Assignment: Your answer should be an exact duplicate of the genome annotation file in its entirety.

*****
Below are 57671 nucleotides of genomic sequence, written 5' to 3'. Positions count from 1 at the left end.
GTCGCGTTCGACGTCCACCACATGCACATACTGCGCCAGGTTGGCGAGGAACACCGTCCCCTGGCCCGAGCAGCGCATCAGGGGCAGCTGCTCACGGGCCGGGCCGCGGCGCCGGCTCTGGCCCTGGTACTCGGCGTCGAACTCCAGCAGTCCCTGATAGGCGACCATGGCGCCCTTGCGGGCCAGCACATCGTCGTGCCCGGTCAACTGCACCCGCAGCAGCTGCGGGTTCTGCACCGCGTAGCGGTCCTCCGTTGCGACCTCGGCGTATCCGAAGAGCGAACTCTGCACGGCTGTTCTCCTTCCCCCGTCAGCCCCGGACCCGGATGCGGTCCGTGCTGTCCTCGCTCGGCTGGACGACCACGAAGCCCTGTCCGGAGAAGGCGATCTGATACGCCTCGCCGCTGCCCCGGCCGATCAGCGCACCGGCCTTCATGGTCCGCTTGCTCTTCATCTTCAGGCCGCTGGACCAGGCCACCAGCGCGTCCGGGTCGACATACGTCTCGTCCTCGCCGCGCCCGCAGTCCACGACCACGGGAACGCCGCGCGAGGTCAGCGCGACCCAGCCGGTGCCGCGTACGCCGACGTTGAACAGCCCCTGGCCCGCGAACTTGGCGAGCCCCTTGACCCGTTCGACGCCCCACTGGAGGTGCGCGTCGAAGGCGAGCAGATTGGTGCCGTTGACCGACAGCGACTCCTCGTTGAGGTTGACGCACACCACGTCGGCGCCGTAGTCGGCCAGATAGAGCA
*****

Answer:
Below are 57671 nucleotides of genomic sequence, written 5' to 3'. Positions count from 1 at the left end.
GTCGCGTTCGACGTCCACCACATGCACATACTGCGCCAGGTTGGCGAGGAACACCGTCCCCTGGCCCGAGCAGCGCATCAGGGGCAGCTGCTCACGGGCCGGGCCGCGGCGCCGGCTCTGGCCCTGGTACTCGGCGTCGAACTCCAGCAGTCCCTGATAGGCGACCATGGCGCCCTTGCGGGCCAGCACATCGTCGTGCCCGGTCAACTGCACCCGCAGCAGCTGCGGGTTCTGCACCGCGTAGCGGTCCTCCGTTGCGACCTCGGCGTATCCGAAGAGCGAACTCTGCACGGCTGTTCTCCTTCCCCCGTCAGCCCCGGACCCGGATGCGGTCCGTGCTGTCCTCGCTCGGCTGGACGACCACGAAGCCCTGTCCGGAGAAGGCGATCTGATACGCCTCGCCGCTGCCCCGGCCGATCAGCGCACCGGCCTTCATGGTCCGCTTGCTCTTCATCTTCAGGCCGCTGGACCAGGCCACCAGCGCGTCCGGGTCGACATACGTCTCGTCCTCGCCGCGCCCGCAGTCCACGACCACGGGAACGCCGCGCGAGGTCAGCGCGACCCAGCCGGTGCCGCGTACGCCGACGTTGAACAGCCCCTGGCCCGCGAACTTGGCGAGCCCCTTGACCCGTTCGACGCCCCACTGGAGGTGCGCGTCGAAGGCGAGCAGATTGGTGCCGTTGACCGACAGCGACTCCTCGTTGAGGTTGACGCACACCACGTCGGCGCCGTAGTCGGCCAGATAGAGCA